Labor Commissioner Julie Su Cracks Down on Employers That Exploit Workers &amp; Violate the Law

No one wins when employers break labor laws, but whenever California’s star Labor Commissioner Julie Su announces the latest round of enforcement actions, it sure feels like a victory.

Case in point: This week, Commissioner Su hit three of the worst violators with over $1.8 million in backpay and penalty assessments for stealing employees’ wages, defrauding the workers’ comp system and willfully breaking a variety of other workforce protection laws.

First on the list was B.A. Marble & Granite from North Hollywood. According to a press release from the Department of Industrial Relations: 

Labor Commissioner Su ordered tile contractor B.A. Marble & Granite Inc. to pay $539,051 in wages, $4,693 in apprenticeship training funds and $652,600 in fines for the failure to pay 55 employees the proper wage for installing tile in bathrooms at the De Neve Residence Halls project at the [UCLA] Westwood Campus…B.A. Marble falsified documents, attempted to intimidate the workers to impede the investigation and deliberately refused to provide information for the case in an attempt to avoid paying workers the prevailing wage and complying with other applicable public works and labor laws.

Even in a state with strong prevailing wage laws, such violations are common. Prevailing wage laws protect local construction wage and quality standards by removing any competitive advantage for lowball, substandard contractors willing to cut corners and deliver a faulty product. Prevailing wages also protect market share for contractors who understand that living wages and responsible, reliable construction methods go hand in hand. However, the laws only work when enforced, and this week’s announcement sends a strong message that Commissioner Su plans to enforce the law and make quick work of the worst violators.

Next up was Phoenix Floors from Orange. According to the Department of Industrial Relations:

Labor Commissioner Su ordered Phoenix Floors to pay $275,518 in wages, $5,599 in apprenticeship training funds and $123,150 in penalties for willful labor law violations committed at the South Orange County Community College District project…Phoenix Floors falsified Certified Payroll Records and set up a scheme whereby a third party, an employee, was paid 90% of the invoice amount and used that money to pay out wages to 30 workers, who were subsequently paid far less than the prevailing wage for the project.  Phoenix Floors also failed to pay proper overtime to these workers and failed to make required contributions to a DIR-approved training program for the California Apprenticeship Council (CAC).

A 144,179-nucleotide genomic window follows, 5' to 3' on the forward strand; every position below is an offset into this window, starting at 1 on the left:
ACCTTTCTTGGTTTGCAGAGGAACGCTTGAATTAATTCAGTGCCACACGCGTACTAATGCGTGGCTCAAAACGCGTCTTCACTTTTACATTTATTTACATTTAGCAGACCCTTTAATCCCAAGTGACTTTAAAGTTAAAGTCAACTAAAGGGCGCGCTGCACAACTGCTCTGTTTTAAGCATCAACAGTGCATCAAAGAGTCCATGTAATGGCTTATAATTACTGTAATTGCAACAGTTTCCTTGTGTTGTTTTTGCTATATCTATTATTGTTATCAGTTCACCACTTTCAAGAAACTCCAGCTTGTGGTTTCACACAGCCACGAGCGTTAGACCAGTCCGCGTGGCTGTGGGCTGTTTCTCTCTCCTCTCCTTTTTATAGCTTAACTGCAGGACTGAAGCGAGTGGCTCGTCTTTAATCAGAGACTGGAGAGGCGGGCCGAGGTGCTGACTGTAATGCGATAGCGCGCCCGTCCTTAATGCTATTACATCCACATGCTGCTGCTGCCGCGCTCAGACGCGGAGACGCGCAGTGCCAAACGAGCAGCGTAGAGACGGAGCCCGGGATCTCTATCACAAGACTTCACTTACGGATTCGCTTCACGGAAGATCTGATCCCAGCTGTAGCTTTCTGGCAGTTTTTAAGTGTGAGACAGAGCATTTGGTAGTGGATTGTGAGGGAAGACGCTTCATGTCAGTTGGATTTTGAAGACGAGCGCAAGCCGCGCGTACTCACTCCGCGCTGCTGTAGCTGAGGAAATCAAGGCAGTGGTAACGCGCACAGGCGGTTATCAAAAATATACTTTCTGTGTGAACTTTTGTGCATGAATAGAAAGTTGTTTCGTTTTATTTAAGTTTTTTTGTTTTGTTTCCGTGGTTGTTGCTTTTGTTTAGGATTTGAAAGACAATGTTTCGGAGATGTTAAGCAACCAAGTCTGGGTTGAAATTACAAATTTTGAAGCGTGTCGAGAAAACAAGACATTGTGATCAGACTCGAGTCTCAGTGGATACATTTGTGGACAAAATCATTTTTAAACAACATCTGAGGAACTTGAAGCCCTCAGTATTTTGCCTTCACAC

This is another favored scam of especially shameless contractors: pay one employee most of the money and force him to pay everyone else in cash. Then, when the contractor gets caught, he feigns innocence and fingers the one employee. Fortunately, on Commissioner Su’s watch, this doesn’t work and Phoenix Floors likely regrets their expensive mistake. 

Addiitonally, the DIR reports that Johnson Business Holdings, dba Production Plumbing

was ordered to pay $183,807 in wages, $6,385 in apprenticeship training funds and $30,605 in penalties for issuing checks with nonsufficient funds, underreporting hours, and misclassifying nine workers in order to pay a lower prevailing wage rate.

Prevailing wage misclassification happens when construction employers lie about the nature of work performed and try to convince regulators, insurers and others that employees are actually in lower paid job classifications. For example, roofers might be classified as laborers, in order to pay the lower prevailing wage usually earned by laborers. Production Plumbing tried and failed to do just this, and now they’re paying the price.

On behalf of California’s workers, we applaud the fantastic enforcement work of Commissioner Su. Her efforts to ensure the responsible use of public funds, protect workers and promote legitimate contractors help keep California a great place to live and work. But on a deeper level, these victories remind us that our rights in the workplace weren’t easily won, and forces remain that seek to rob us of what we’ve earned. Every one of these enforcement actions inspires us to fight a little harder for what we deserve, and for that, Commissioner Su, we thank you.